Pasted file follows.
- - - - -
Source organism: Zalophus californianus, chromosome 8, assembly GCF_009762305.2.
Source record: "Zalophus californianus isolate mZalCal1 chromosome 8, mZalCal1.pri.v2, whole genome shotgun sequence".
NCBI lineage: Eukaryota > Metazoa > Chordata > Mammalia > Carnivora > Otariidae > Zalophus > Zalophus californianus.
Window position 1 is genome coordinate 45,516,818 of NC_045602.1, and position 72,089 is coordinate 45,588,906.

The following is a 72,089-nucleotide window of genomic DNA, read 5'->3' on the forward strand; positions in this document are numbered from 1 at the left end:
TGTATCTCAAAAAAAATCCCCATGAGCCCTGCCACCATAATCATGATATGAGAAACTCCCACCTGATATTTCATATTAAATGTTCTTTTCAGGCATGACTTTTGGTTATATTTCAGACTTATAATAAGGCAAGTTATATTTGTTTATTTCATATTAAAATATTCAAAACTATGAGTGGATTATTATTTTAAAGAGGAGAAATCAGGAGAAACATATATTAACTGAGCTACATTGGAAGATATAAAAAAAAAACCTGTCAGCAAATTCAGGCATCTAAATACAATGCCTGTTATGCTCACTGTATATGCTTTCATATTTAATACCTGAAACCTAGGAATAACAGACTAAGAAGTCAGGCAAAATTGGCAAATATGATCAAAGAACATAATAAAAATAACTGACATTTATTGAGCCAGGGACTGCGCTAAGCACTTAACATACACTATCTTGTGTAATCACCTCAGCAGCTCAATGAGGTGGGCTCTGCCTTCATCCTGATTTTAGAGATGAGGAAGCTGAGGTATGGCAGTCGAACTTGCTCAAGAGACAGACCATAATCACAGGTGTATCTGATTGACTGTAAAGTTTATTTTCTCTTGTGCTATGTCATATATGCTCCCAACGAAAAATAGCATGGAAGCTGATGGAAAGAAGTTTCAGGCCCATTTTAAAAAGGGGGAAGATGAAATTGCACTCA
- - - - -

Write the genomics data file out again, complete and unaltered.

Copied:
Source organism: Zalophus californianus, chromosome 8, assembly GCF_009762305.2.
Source record: "Zalophus californianus isolate mZalCal1 chromosome 8, mZalCal1.pri.v2, whole genome shotgun sequence".
NCBI lineage: Eukaryota > Metazoa > Chordata > Mammalia > Carnivora > Otariidae > Zalophus > Zalophus californianus.
Window position 1 is genome coordinate 45,516,818 of NC_045602.1, and position 72,089 is coordinate 45,588,906.

The following is a 72,089-nucleotide window of genomic DNA, read 5'->3' on the forward strand; positions in this document are numbered from 1 at the left end:
TGTATCTCAAAAAAAATCCCCATGAGCCCTGCCACCATAATCATGATATGAGAAACTCCCACCTGATATTTCATATTAAATGTTCTTTTCAGGCATGACTTTTGGTTATATTTCAGACTTATAATAAGGCAAGTTATATTTGTTTATTTCATATTAAAATATTCAAAACTATGAGTGGATTATTATTTTAAAGAGGAGAAATCAGGAGAAACATATATTAACTGAGCTACATTGGAAGATATAAAAAAAAAACCTGTCAGCAAATTCAGGCATCTAAATACAATGCCTGTTATGCTCACTGTATATGCTTTCATATTTAATACCTGAAACCTAGGAATAACAGACTAAGAAGTCAGGCAAAATTGGCAAATATGATCAAAGAACATAATAAAAATAACTGACATTTATTGAGCCAGGGACTGCGCTAAGCACTTAACATACACTATCTTGTGTAATCACCTCAGCAGCTCAATGAGGTGGGCTCTGCCTTCATCCTGATTTTAGAGATGAGGAAGCTGAGGTATGGCAGTCGAACTTGCTCAAGAGACAGACCATAATCACAGGTGTATCTGATTGACTGTAAAGTTTATTTTCTCTTGTGCTATGTCATATATGCTCCCAACGAAAAATAGCATGGAAGCTGATGGAAAGAAGTTTCAGGCCCATTTTAAAAAGGGGGAAGATGAAATTGCACTCA